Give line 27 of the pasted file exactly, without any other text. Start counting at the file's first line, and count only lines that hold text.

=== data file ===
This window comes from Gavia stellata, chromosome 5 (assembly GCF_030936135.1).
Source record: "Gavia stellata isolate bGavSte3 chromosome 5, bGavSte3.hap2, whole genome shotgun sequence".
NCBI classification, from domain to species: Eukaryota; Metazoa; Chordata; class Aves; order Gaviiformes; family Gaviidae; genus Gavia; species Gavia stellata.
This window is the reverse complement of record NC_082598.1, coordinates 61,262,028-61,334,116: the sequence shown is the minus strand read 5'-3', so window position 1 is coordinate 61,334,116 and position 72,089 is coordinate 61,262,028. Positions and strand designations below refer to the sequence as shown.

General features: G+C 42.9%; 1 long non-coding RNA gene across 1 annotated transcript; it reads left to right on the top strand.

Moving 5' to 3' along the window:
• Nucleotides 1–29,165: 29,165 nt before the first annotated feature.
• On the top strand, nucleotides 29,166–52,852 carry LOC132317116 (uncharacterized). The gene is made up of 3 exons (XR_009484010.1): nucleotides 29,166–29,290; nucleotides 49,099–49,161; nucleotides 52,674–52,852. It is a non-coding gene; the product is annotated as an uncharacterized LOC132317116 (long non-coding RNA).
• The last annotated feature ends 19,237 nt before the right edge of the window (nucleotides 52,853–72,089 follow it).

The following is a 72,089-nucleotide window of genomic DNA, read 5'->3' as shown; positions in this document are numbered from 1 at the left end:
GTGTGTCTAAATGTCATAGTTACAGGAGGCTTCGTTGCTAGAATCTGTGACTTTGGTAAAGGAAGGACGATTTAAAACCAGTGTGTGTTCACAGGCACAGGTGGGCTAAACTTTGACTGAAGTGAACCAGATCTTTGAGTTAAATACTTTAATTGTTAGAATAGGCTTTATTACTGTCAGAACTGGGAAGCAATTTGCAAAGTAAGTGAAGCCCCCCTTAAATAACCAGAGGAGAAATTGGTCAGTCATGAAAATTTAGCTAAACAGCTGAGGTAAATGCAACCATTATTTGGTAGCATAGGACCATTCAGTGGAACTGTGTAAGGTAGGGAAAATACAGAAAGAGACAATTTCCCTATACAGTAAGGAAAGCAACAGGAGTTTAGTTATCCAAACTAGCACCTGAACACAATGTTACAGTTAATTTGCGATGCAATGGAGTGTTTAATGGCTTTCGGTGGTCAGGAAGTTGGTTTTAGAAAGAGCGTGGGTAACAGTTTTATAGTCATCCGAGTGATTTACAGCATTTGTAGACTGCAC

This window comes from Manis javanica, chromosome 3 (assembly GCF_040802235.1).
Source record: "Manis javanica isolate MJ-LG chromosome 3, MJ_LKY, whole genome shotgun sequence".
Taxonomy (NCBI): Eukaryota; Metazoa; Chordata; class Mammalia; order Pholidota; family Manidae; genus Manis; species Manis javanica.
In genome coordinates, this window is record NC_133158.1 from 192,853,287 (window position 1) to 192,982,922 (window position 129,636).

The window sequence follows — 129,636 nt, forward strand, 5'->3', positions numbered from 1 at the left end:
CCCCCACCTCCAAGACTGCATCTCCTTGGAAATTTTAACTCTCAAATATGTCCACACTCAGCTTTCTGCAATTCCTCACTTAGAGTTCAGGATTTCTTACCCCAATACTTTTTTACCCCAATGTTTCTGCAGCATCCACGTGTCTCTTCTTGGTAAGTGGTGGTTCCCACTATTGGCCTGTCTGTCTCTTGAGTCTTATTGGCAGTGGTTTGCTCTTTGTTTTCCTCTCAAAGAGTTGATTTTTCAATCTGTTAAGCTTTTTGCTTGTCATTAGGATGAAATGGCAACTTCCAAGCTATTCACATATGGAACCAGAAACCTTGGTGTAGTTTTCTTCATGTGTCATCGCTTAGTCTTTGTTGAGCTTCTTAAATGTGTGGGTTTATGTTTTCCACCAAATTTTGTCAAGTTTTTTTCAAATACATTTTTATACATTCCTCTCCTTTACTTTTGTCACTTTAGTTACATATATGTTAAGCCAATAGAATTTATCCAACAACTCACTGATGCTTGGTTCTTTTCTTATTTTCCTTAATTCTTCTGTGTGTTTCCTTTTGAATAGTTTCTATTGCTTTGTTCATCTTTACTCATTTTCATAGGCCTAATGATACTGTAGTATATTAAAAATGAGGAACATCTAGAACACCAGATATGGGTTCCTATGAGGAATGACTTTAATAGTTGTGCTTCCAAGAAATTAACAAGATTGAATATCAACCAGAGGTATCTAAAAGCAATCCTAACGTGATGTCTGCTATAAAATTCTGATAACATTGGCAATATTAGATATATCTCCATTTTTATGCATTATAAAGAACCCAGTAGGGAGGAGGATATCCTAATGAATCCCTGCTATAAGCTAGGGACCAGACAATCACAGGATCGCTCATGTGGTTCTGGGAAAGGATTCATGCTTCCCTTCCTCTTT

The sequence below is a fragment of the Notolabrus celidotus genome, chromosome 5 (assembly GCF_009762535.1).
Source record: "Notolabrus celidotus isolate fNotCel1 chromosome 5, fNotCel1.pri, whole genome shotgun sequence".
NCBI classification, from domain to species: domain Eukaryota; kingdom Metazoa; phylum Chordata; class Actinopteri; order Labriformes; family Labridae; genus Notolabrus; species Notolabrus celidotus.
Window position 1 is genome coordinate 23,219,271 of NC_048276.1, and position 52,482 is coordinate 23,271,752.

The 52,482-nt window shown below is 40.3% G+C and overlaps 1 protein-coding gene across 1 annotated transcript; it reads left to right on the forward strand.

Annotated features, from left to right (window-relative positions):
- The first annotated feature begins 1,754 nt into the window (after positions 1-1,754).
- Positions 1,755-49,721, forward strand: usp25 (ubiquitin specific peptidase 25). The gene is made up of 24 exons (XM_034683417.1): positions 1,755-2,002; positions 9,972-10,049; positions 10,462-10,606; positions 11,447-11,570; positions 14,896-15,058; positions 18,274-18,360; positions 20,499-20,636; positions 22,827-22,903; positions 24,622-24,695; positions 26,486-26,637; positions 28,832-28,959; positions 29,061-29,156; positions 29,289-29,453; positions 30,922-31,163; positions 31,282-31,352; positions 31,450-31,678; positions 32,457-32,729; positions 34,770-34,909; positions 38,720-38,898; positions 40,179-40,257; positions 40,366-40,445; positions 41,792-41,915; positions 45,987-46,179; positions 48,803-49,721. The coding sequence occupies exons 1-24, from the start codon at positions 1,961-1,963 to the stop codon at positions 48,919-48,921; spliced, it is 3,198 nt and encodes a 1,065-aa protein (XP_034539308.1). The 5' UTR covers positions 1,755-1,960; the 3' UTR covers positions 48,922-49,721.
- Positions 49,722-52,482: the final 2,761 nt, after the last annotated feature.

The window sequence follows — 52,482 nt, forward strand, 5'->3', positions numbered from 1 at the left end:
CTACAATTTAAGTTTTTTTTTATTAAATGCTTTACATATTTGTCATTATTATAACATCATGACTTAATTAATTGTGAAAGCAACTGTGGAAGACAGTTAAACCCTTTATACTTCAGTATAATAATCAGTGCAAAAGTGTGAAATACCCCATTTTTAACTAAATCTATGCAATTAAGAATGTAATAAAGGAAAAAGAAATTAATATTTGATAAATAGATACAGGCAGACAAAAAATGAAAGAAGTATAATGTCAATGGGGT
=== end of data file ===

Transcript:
The window sequence follows — 52,482 nt, forward strand, 5'->3', positions numbered from 1 at the left end: